US9600625B2 - Systems and methods for processing nucleic acid sequence data - Google Patents

Systems and methods for processing nucleic acid sequence data Download PDF

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US9600625B2
US9600625B2 US13868985 US201313868985A US9600625B2 US 9600625 B2 US9600625 B2 US 9600625B2 US 13868985 US13868985 US 13868985 US 201313868985 A US201313868985 A US 201313868985A US 9600625 B2 US9600625 B2 US 9600625B2
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alignment
sequence data
system
genetic sequence
reads
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Narges Bani Asadi
Jike Chong
Henry Chen
Marghoob Mohiyuddin
Austin Doupnik
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Bina Technologies Inc
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Bina Technologies, Inc.
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    • GPHYSICS
    • G06COMPUTING; CALCULATING; COUNTING
    • G06FELECTRIC DIGITAL DATA PROCESSING
    • G06F19/00Digital computing or data processing equipment or methods, specially adapted for specific applications
    • G06F19/10Bioinformatics, i.e. methods or systems for genetic or protein-related data processing in computational molecular biology
    • G06F19/22Bioinformatics, i.e. methods or systems for genetic or protein-related data processing in computational molecular biology for sequence comparison involving nucleotides or amino acids, e.g. homology search, motif or Single-Nucleotide Polymorphism [SNP] discovery or sequence alignment

Abstract

The present disclosure provides systems and methods for nucleic acid sequence analysis. A system for processing raw nucleic acid sequence data from a genomic sequencer comprises a data processing server having a housing contained therein one or more processing modules. The one or more processing modules can each comprise an electronic control unit programmed to align nucleic acid sequence data from a genomic sequencing device and perform one or more of variant analysis and structural variant analysis on the nucleic acid sequence data. The system can further comprise a computer server in communication with the processing server. The computer server can be programmed or otherwise configured to process and/or analyze the aligned nucleic acid sequence data.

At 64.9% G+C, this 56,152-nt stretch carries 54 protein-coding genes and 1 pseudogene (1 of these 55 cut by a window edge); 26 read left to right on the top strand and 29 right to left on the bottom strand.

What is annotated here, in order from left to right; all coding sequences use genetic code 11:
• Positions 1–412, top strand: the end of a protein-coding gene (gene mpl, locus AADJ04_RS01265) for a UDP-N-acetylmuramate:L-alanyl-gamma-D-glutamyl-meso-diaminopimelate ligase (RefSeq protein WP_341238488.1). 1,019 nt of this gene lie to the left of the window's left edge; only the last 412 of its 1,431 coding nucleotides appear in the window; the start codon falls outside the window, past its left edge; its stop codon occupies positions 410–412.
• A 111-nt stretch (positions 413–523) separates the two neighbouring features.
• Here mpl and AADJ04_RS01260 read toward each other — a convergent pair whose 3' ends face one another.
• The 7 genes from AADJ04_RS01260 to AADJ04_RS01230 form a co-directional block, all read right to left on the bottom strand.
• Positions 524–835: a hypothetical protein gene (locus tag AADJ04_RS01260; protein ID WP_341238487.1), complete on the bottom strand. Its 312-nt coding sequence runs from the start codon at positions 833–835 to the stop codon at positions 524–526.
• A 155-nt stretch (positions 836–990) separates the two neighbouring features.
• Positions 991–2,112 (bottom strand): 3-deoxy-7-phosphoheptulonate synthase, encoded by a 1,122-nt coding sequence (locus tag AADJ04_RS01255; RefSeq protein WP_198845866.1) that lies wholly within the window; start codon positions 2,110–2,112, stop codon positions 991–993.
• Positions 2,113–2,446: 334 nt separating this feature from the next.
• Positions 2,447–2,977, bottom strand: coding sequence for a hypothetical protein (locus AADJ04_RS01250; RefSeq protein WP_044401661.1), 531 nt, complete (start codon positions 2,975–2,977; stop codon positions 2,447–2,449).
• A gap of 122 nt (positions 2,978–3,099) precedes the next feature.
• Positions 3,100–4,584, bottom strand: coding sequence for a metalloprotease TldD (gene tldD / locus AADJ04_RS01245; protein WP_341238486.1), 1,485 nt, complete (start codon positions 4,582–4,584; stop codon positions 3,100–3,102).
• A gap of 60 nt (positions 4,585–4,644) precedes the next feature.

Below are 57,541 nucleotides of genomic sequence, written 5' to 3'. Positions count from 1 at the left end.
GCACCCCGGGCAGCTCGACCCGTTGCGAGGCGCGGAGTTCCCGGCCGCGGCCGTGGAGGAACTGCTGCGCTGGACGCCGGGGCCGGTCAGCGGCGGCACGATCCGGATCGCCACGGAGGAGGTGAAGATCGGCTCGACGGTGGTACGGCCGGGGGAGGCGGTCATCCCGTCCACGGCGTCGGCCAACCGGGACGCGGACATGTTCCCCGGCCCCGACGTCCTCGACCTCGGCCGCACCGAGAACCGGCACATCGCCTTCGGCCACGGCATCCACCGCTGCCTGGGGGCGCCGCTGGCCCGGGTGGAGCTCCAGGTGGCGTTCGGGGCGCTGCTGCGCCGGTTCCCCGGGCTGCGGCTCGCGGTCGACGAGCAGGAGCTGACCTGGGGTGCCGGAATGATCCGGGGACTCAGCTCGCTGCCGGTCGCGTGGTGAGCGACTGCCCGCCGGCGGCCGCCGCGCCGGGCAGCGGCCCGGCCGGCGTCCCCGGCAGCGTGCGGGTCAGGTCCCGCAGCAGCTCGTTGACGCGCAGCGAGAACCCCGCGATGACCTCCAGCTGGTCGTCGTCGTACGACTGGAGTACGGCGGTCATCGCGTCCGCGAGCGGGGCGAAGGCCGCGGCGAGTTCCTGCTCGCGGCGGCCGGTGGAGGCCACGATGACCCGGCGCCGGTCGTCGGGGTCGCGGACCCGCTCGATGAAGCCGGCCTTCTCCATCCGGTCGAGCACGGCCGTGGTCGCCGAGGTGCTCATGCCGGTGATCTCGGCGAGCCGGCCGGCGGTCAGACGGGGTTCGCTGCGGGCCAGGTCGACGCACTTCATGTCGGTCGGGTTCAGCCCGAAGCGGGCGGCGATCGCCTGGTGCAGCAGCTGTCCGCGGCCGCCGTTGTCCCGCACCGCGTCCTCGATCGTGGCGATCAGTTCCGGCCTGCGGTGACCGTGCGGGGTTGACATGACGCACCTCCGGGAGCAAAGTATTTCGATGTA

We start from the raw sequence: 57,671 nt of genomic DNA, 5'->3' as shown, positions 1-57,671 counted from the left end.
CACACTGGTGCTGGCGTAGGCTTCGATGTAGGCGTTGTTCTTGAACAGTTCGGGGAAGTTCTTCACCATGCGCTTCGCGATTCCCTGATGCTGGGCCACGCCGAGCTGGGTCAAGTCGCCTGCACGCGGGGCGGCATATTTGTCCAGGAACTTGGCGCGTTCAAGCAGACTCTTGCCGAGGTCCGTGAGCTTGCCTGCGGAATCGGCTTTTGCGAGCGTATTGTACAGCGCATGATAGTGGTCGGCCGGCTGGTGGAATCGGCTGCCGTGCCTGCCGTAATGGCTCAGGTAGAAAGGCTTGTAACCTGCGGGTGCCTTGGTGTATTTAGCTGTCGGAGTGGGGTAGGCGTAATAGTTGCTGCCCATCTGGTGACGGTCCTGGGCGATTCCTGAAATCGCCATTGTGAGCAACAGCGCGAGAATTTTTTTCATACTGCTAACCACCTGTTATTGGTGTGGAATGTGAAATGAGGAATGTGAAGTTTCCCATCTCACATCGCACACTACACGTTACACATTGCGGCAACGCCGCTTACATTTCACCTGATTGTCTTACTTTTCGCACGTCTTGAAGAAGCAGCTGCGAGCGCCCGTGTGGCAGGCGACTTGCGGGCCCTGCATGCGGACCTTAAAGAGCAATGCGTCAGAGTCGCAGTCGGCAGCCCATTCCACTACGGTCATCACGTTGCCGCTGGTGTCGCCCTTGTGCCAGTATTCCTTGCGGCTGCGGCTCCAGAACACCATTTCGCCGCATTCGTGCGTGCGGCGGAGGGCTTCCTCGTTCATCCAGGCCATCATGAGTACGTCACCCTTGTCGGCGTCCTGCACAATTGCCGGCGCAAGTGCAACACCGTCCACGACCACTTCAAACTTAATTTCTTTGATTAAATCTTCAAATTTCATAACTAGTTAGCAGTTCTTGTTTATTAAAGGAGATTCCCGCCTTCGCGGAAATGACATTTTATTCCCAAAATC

Description

CROSS-REFERENCE

This application claims priority to U.S. Provisional Patent Application No. 61/637,247, filed Apr. 23, 2012, U.S. Provisional Patent Application No. 61/722,755 filed Nov. 5, 2012, and U.S. Provisional Patent Application No. 61/722,768, filed Nov. 5, 2012, which are entirely incorporated herein by reference.

BACKGROUND

Advances in next-generation sequencing technologies have enabled faster and cheaper generation of whole genome sequencing data, and opened new possibilities for the use of whole genome data for research, clinical, and personalized medicine applications. With a greater number of genomes being sequenced, new challenges have arisen in the storage and analysis of whole genome data, which can comprise several terabytes (TB). It has been estimated that the cost of storing genomic sequence data will soon outstrip the cost of sequencing the genome. The size of these large datasets presents challenges in the physical storage of data, the memory, power, and time requirements for processing and analyzing the data, and the transfer of data to, for instance, a cloud server.